News

American fans march fill the street as they march to the final match at BC Place.
KUOW Photo/Kara McDermott

VANCOUVER, B.C. -- The streets of Vancouver were abuzz this weekend as U.S. soccer fans poured into the city to watch the showdown between the U.S. Women’s National Team and Japan in the final of the World Cup.

With the final game just over the border at BC Place, fans from Washington state made their way north.

Linda Vane from the King County Department of Natural Resources and Parks examines a stand of Scotch broom, a invasive plant that is highly flammable.
KUOW Photo/Deborah Wang

Linda Vane stoops down to pull out a handful of weeds at the edge of a gravel road. The weeds are dry and crumble in her hands. The soil beneath them is dry as well.

"I'm nervous this year," said Vane, who assesses wildfire risk in her duties with the forestry program at the King County Department of Natural Resources and Parks.

The window of opportunity to prevent grave ecological damage to our oceans from climate change is closing. That's according to a paper appearing Friday in the journal Science.

About 10,000 people visit southeast Washington state’s Hanford Nuclear Reservation every year. And after a few hours on the bus, some are dazed like tourists who’ve seen one Italian cathedral too many.

On those tours, they have guides. But even folks who don’t come to Hanford’s physical site have a "tour guide" -- someone who can translate the language of Hanford and its nuclear legacy: Liz Mattson.

Duwamish tribal chairwoman Cecile Hansen hold her great-grandson, Maximus Pearson in this photo from May 2013.
KUOW Photo/Liz Jones

A long journey for Seattle’s Duwamish Tribe appeared to have hit a dead end Thursday. The federal government rejected the tribe’s decades-long fight for official recognition -- and many benefits that come with it. KUOW’s Liz Jones reports.

A federal jury in Washington has ruled that railroad company BNSF retaliated against a whistleblower who brought safety concerns to light. This week the court awarded the former employee $1.25 million in damages.

In 2011, BNSF employee Mike Elliott raised safety concerns about the freight and passenger rail line connecting Vancouver, Washington, and Seattle. He said the signal system, which controls traffic on the line, did not function properly and was obscured by overgrown vegetation.

A government whistleblower protection office has authorized an investigation into alleged misuse of federal funds by a Klamath Basin irrigators’ group.

Earlier this spring, two federal biologists filed a whistleblower complaint with the U.S. Office of Special Counsel. They said the Klamath Water and Power Agency used money earmarked for drought-stressed fish to pay for things like office space, travel and employee salaries.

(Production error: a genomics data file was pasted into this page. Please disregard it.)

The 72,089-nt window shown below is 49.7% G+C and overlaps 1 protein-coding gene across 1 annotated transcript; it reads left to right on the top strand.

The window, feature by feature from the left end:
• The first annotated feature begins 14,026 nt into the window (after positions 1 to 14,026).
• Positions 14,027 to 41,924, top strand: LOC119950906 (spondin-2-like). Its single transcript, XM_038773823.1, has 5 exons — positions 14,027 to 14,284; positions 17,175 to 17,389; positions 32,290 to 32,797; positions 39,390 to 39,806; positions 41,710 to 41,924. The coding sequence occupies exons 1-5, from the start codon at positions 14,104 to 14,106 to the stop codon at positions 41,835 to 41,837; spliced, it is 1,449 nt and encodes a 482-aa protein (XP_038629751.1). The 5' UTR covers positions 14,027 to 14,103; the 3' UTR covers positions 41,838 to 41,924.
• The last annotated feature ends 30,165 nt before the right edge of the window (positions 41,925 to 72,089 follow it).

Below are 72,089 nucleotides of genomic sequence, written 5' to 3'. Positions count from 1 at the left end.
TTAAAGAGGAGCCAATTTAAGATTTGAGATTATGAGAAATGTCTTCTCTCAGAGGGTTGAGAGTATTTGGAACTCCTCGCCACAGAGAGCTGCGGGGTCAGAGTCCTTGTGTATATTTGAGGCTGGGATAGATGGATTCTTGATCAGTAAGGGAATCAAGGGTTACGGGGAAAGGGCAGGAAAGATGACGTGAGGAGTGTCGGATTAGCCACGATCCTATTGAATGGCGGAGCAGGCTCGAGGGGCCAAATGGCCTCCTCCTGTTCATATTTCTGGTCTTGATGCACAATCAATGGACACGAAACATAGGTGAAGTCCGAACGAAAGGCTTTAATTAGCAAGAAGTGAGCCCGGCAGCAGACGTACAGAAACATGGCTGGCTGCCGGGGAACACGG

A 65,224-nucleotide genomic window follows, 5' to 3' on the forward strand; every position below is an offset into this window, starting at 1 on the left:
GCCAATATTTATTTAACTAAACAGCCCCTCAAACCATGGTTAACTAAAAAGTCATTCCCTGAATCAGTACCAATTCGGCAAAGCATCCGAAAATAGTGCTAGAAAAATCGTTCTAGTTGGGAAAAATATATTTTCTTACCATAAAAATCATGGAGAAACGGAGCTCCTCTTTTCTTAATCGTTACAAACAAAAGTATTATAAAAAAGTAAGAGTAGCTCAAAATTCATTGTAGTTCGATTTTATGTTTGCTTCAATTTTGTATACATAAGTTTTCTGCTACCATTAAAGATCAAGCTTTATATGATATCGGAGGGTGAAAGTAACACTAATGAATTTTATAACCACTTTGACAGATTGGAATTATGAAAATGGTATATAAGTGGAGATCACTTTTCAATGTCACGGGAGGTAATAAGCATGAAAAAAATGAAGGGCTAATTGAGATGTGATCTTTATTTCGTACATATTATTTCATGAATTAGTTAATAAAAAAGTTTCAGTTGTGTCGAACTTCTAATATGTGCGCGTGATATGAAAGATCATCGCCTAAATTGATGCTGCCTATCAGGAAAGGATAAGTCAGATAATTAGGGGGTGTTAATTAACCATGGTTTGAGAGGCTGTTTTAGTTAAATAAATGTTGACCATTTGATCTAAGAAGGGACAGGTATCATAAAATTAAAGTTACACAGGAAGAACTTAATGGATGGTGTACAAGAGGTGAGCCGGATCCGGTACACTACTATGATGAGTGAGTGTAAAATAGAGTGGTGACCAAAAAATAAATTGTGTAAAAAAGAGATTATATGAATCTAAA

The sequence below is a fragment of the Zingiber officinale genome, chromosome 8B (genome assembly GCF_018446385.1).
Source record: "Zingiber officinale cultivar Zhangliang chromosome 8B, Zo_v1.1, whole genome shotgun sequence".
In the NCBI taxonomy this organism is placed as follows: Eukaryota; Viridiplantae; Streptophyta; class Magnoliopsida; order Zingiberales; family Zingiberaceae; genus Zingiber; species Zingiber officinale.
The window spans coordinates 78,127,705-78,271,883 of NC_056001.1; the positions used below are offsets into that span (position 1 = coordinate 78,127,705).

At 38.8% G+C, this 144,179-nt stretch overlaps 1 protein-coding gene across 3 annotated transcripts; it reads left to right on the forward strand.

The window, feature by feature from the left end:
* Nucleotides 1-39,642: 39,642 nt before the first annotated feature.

Since 2008, nearly $50 million in federal dollars has been paid to the Klamath organization.

The family of Antonio Zambrano-Montes -- and the Tri-Cities -- are grappling with fresh details of his death.

Idaho law enforcement say they’ve been finding more marijuana in vehicles coming from states with looser pot laws.

Oregonians could buy recreational marijuana from stores starting in October under a measure approved Thursday by the Oregon House.

Along the fence line between two houses in Southeast Portland, an arborist cuts through the trunk of a cherry tree with a chainsaw. He's clearly not in a forest. But he is, arguably, logging.

Urban lumber advocate David Barmon is watching. He’s waiting for a crane to lift sections of the tree trunk out of the yard and into his trailer so he can mill them into tabletops.

With Warming Rivers, Salmon Released Early

Jul 2, 2015

Federal hatchery managers are keeping an eye on warming river water as temperatures continue to rise throughout the Pacific Northwest.

The U.S. Fish and Wildlife Service this week released 6 million fish from the Little White Salmon and Willard National Fish hatcheries about one week ahead of schedule. Both hatcheries feed into the Columbia River near White Salmon, Washington.

Oregon Senate Approves Tuition Waiver Program

Jul 2, 2015

Oregon students could soon have an easier time paying for community college. The state Senate passed a bill Thursday that would waive tuition for some high school graduates.

Billionaire Paul Allen wants wildlife traffickers to feel a bit more pain. Professional initiative sponsor Tim Eyman wants state lawmakers to feel a bit of pain too.

Oregon House Passes Bill To Boost Speed Limits

Jul 2, 2015

Speed limits throughout eastern Oregon could increase under a bill moving through the state Legislature.

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